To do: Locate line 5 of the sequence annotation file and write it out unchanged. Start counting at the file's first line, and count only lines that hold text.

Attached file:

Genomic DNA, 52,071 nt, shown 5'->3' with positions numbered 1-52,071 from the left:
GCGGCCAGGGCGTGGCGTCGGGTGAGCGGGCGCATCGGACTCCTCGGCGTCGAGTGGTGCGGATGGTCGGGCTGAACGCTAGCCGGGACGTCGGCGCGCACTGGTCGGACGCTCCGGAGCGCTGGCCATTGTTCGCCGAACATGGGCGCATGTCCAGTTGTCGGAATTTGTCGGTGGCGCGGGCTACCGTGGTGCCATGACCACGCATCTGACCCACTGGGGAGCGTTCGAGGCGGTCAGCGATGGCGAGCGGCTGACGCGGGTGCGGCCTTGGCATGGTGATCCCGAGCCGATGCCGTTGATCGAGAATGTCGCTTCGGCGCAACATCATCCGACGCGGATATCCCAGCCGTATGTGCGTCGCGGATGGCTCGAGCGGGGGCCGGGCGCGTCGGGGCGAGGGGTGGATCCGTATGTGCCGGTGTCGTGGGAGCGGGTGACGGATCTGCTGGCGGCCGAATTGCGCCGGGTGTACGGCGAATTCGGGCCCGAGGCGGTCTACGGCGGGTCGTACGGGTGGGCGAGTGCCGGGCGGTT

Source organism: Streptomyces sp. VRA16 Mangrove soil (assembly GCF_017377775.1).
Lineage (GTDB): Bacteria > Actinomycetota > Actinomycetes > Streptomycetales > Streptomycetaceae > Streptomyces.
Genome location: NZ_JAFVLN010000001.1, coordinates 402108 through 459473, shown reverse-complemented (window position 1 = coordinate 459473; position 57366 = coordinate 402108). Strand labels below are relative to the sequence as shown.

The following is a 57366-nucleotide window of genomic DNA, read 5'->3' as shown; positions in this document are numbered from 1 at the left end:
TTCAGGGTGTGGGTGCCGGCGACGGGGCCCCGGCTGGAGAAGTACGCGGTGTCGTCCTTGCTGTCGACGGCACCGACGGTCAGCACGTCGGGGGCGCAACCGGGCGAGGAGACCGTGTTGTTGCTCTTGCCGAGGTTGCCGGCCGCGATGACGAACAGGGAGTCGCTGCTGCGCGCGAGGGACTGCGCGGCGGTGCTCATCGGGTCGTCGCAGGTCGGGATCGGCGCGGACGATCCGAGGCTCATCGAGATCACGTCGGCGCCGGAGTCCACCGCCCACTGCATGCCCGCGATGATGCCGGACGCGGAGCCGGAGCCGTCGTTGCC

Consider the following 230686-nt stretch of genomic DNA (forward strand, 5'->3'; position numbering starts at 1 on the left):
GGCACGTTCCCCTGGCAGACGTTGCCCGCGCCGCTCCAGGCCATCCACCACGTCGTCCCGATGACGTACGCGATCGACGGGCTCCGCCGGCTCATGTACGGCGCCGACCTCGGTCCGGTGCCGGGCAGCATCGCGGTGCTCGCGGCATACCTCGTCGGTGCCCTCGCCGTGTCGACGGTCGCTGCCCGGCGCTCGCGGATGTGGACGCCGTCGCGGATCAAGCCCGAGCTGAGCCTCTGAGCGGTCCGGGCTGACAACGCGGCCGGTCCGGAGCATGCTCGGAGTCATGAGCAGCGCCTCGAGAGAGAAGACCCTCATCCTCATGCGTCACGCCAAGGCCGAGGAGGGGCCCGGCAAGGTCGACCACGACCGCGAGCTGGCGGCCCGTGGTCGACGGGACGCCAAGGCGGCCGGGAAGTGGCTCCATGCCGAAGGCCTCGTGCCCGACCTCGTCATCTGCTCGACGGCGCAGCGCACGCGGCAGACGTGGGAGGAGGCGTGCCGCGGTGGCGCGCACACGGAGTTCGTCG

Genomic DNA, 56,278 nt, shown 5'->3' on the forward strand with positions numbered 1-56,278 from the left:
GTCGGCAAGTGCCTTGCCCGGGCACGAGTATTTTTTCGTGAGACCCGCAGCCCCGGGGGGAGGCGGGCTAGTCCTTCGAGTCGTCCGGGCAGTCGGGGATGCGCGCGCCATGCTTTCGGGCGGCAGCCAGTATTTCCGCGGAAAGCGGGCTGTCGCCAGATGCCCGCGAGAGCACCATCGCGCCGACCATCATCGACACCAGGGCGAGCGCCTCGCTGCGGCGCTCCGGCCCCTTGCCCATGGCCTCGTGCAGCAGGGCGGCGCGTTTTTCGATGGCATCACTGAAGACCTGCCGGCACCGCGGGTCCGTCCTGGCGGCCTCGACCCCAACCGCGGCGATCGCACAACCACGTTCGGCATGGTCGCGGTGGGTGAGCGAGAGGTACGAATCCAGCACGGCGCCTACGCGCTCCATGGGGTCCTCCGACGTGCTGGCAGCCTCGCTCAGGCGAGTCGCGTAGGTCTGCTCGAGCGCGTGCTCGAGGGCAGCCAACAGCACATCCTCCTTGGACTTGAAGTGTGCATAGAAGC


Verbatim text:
Genome location: NZ_JAFVLN010000001.1, coordinates 402108 through 459473, shown reverse-complemented (window position 1 = coordinate 459473; position 57366 = coordinate 402108). Strand labels below are relative to the sequence as shown.